Shining a spotlight on some of the key security stories from across the Commonwealth.
1. Regions of Canada and India hit by severe flooding.
Heavy rainfall in British Columbia, Canada’s western province, and the state of Andhra Pradesh in south-east India have caused significant flooding, requiring the assistance of emergency services in recovery efforts. 120 personnel of the Canadian Armed Forces have been deployed in the city of Abbotsford, as well as over 200 in Surrey, to provide assistance in the wake of severe floods that inundated much of British Columbia last week. Defence Minister Anita Anand stated the armed forces would be there ‘over the next 30 days, and possibly longer if needed’ to help those affected. The flooding has been described as a once-in-500 year event by Canadian officials, and has so far claimed four lives.
Meanwhile, at least 40 people have been killed and thousands more displaced in Andhra Pradesh following torrential rain on Friday 19 November. The downpour swelled the Chitravathi, Papagni and Penna rivers and caused cracks in one of the largest reservoirs in the Tirupati district. The Indian Navy, state police and Disaster Response Forces have all been used in rescue efforts across 1,366 villages across the state. 35,000 people have been placed in relief camps in the city of Nellore. Essential food supplies, including rice and cooking oil, are also to be distributed to each family affected by the floodwater, as announced by the Andhra Pradesh government.
2. Gun attack in southwest Cameroon school kills 4.
A school in Ekondo Titi, located in Cameroon’s south west region, was the target of a gun attack on Wednesday as at least 3 children and a French-language teacher were killed. English-speaking separatists have been attempting to establish a brakeaway state in the region - which is predominantly French-speaking - since 2017, though there are yet to be any claims of responsibility for this particular attack.
So far, the conflict between the two ethnic groups is thought to have killed more than 3,000 people, displacing nearly one million. This is not the first time a school has been the target of such attacks; in October last year, 7 children died and 12 more were injured in the town of Kumba, which sits in a region of high separatist activity.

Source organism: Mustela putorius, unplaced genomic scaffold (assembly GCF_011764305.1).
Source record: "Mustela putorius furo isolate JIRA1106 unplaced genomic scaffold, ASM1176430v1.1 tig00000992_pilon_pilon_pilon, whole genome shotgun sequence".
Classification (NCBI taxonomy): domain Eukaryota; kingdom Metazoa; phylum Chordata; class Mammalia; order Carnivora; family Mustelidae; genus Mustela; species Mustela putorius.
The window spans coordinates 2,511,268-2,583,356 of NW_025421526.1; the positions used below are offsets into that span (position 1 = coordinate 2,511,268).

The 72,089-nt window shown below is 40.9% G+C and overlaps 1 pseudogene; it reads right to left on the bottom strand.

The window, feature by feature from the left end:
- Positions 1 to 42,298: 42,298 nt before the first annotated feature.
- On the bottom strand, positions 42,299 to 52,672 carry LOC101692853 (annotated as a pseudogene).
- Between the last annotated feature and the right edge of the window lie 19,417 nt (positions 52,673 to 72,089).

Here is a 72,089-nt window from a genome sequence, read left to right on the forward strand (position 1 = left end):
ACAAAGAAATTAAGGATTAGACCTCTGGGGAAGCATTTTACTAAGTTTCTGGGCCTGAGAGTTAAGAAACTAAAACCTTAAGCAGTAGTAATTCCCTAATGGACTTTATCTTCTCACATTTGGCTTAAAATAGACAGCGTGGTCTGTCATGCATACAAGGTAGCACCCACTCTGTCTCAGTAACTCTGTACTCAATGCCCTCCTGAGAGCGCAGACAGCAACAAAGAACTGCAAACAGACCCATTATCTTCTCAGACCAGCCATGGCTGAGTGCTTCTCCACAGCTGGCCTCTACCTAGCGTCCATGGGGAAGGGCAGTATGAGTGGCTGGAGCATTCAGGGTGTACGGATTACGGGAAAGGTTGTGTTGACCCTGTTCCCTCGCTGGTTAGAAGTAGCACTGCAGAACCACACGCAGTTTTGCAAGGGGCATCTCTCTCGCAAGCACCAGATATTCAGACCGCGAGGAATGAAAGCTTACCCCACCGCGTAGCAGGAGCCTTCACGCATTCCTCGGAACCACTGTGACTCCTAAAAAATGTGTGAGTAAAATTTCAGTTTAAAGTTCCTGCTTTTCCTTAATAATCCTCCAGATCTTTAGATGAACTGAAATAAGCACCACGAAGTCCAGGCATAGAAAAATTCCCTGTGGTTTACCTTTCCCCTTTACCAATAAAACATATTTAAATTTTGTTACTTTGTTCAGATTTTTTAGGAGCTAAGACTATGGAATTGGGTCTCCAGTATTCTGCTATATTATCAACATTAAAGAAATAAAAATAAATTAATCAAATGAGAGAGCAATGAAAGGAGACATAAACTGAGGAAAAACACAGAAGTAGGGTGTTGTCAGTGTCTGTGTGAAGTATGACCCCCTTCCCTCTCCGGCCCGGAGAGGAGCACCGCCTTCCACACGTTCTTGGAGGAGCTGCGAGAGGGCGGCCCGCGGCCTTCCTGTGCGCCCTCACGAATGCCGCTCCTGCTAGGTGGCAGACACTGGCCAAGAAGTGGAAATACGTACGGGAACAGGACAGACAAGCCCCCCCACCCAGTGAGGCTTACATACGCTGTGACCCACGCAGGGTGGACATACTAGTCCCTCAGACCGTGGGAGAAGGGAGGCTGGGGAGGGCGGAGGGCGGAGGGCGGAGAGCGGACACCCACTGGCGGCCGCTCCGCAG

3. President of Seychelles emphasises importance of secure maritime links in address to COMESA heads of state.
As the 21st summit of the Common Market for Eastern and Southern Africa (COMESA) took place on Tuesday, Seychelles President Wavel Ramkalawan spoke of the need for strong maritime security to protect trading routes. ‘There is no doubt that regional and international trade are drivers of development’, he stated, ‘with over 80 percent of the world’s trade transported by sea… maritime security is of paramount importance’.
Wavel Ramkalawan was addressing officials from 21 member states in Eastern and Southern Africa, including Kenya, Malawi, Mauritius, Rwanda, and Uganda. He also praised the amount of investment from member states, despite the recent challenges of COVID: ‘We are working diligently towards ensuring that the multilateral system as a whole is credible, transparent and efficient.’ COMESA - which covers almost two thirds of the African Continent - is largely focused on promoting economic prosperity among its members, with this year’s summit being held in Cairo, Egypt.
4. India and Sri Lanka coast guards involved as Trilateral ‘Dosti’ is held in the Maldives.
The ‘Dosti’, a biennial exercise in which coast guard vessels from the Maldives, India and Sri Lanka try to enhance interoperability, took place on Saturday as the three nations look to secure further stability in the Indian Ocean. Cooperation between the nations’ coast guards is essential, research analyst Dr. Gulbin Sultana explained, as ‘if there is a maritime accident, or if there is an ecological disaster… sometimes the coast guard of one nation cannot tackle it alone’.
This year marks the Dosti’s 30th anniversary, though it was not until 2012 that Sri Lanka joined what was the bilateral exercise between India and the Maldives. Having agreed to work together on marine security, human trafficking, counter-terrorism and cyber security in August this year, the Dosti can be seen as just one part of an effort by the three nations to synchronise on a wide range of security issues.
5. Protesters attempt to storm Solomon Islands’ parliament in Honiara.
The Solomon Islands’ national parliament in its capital Honiara has been the target of protests since Wednesday, prompting the government to place the city under curfew. It is thought the unrest was sparked by a simmering anger amongst the country’s population in Malaita - a province neighbouring Honiara - towards the national government, partly due to its decision to switch allegiances from Taiwan to China in 2019. Malaita has had strong ties with Taiwan for decades, and even announced plans for an independence referendum last year in the wake of a pro-Beijing shift in government policy.
Upon the request of the Solomon Islands under a security pact signed in 2017, Australian Prime Minister Scott Morrison announced on Thursday that more than 100 police and military personnel would be deployed to the islands after the curfew had been ignored in the second day of protests. Meanwhile, the Chinese embassy in the Solomon Islands, which opened in September last year, expressed ‘serious concerns’ about the unfolding events.